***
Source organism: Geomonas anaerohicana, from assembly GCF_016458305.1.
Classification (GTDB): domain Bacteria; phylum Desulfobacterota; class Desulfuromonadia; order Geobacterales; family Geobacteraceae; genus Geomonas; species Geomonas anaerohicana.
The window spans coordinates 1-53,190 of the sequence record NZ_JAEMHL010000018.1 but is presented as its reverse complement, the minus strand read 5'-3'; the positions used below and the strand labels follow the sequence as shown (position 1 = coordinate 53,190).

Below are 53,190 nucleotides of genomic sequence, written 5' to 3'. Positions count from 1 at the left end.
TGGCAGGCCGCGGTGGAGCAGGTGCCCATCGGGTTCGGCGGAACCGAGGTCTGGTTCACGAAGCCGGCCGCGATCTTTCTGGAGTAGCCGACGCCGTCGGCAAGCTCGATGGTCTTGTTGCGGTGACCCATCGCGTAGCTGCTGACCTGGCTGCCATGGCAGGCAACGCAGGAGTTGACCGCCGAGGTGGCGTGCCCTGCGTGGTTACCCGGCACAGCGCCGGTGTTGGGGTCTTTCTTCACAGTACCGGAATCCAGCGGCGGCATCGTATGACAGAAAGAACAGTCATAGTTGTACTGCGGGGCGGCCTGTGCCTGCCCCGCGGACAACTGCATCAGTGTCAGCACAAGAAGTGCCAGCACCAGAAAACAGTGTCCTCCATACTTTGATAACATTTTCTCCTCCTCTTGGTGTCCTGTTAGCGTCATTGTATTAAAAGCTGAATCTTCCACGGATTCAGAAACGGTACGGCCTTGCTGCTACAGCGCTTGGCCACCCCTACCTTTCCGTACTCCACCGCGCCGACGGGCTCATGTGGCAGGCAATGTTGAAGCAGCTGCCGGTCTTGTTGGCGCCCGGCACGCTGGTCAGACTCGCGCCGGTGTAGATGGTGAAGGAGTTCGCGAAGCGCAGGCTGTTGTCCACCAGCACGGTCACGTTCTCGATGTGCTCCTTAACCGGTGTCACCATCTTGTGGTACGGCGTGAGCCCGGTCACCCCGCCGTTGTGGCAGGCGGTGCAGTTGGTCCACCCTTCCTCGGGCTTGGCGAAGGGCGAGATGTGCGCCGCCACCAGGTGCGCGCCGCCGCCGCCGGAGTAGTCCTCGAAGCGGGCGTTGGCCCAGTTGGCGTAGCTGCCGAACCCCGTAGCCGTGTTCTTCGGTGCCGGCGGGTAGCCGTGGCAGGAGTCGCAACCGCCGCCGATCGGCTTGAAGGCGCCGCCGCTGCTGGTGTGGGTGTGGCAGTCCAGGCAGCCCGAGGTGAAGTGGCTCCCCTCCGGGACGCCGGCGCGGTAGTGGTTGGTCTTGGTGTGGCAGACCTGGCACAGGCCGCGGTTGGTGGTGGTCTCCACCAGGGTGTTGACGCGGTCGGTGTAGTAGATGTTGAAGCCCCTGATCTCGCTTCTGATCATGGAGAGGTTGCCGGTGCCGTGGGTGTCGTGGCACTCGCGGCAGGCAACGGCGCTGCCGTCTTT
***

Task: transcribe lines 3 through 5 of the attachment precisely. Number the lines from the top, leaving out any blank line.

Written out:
The window spans coordinates 1-53,190 of the sequence record NZ_JAEMHL010000018.1 but is presented as its reverse complement, the minus strand read 5'-3'; the positions used below and the strand labels follow the sequence as shown (position 1 = coordinate 53,190).

Below are 53,190 nucleotides of genomic sequence, written 5' to 3'. Positions count from 1 at the left end.
TGGCAGGCCGCGGTGGAGCAGGTGCCCATCGGGTTCGGCGGAACCGAGGTCTGGTTCACGAAGCCGGCCGCGATCTTTCTGGAGTAGCCGACGCCGTCGGCAAGCTCGATGGTCTTGTTGCGGTGACCCATCGCGTAGCTGCTGACCTGGCTGCCATGGCAGGCAACGCAGGAGTTGACCGCCGAGGTGGCGTGCCCTGCGTGGTTACCCGGCACAGCGCCGGTGTTGGGGTCTTTCTTCACAGTACCGGAATCCAGCGGCGGCATCGTATGACAGAAAGAACAGTCATAGTTGTACTGCGGGGCGGCCTGTGCCTGCCCCGCGGACAACTGCATCAGTGTCAGCACAAGAAGTGCCAGCACCAGAAAACAGTGTCCTCCATACTTTGATAACATTTTCTCCTCCTCTTGGTGTCCTGTTAGCGTCATTGTATTAAAAGCTGAATCTTCCACGGATTCAGAAACGGTACGGCCTTGCTGCTACAGCGCTTGGCCACCCCTACCTTTCCGTACTCCACCGCGCCGACGGGCTCATGTGGCAGGCAATGTTGAAGCAGCTGCCGGTCTTGTTGGCGCCCGGCACGCTGGTCAGACTCGCGCCGGTGTAGATGGTGAAGGAGTTCGCGAAGCGCAGGCTGTTGTCCACCAGCACGGTCACGTTCTCGATGTGCTCCTTAACCGGTGTCACCATCTTGTGGTACGGCGTGAGCCCGGTCACCCCGCCGTTGTGGCAGGCGGTGCAGTTGGTCCACCCTTCCTCGGGCTTGGCGAAGGGCGAGATGTGCGCCGCCACCAGGTGCGCGCCGCCGCCGCCGGAGTAGTCCTCGAAGCGGGCGTTGGCCCAGTTGGCGTAGCTGCCGAACCCCGTAGCCGTGTTCTTCGGTGCCGGCGGGTAGCCGTGGCAGGAGTCGCAACCGCCGCCGATCGGCTTGAAGGCGCCGCCGCTGCTGGTGTGGGTGTGGCAGTCCAGGCAGCCCGAGGTGAAGTGGCTCCCCTCCGGGACGCCGGCGCGGTAGTGGTTGGTCTTGGTGTGGCAGACCTGGCACAGGCCGCGGTTGGTGGTGGTCTCCACCAGGGTGTTGACGCGGTCGGTGTAGTAGATGTTGAAGCCCCTGATCTCGCTTCTGATCATGGAGAGGTTGCCGGTGCCGTGGGTGTCGTGGCACTCGCGGCAGGCAACGGCGCTGCCGTCTTT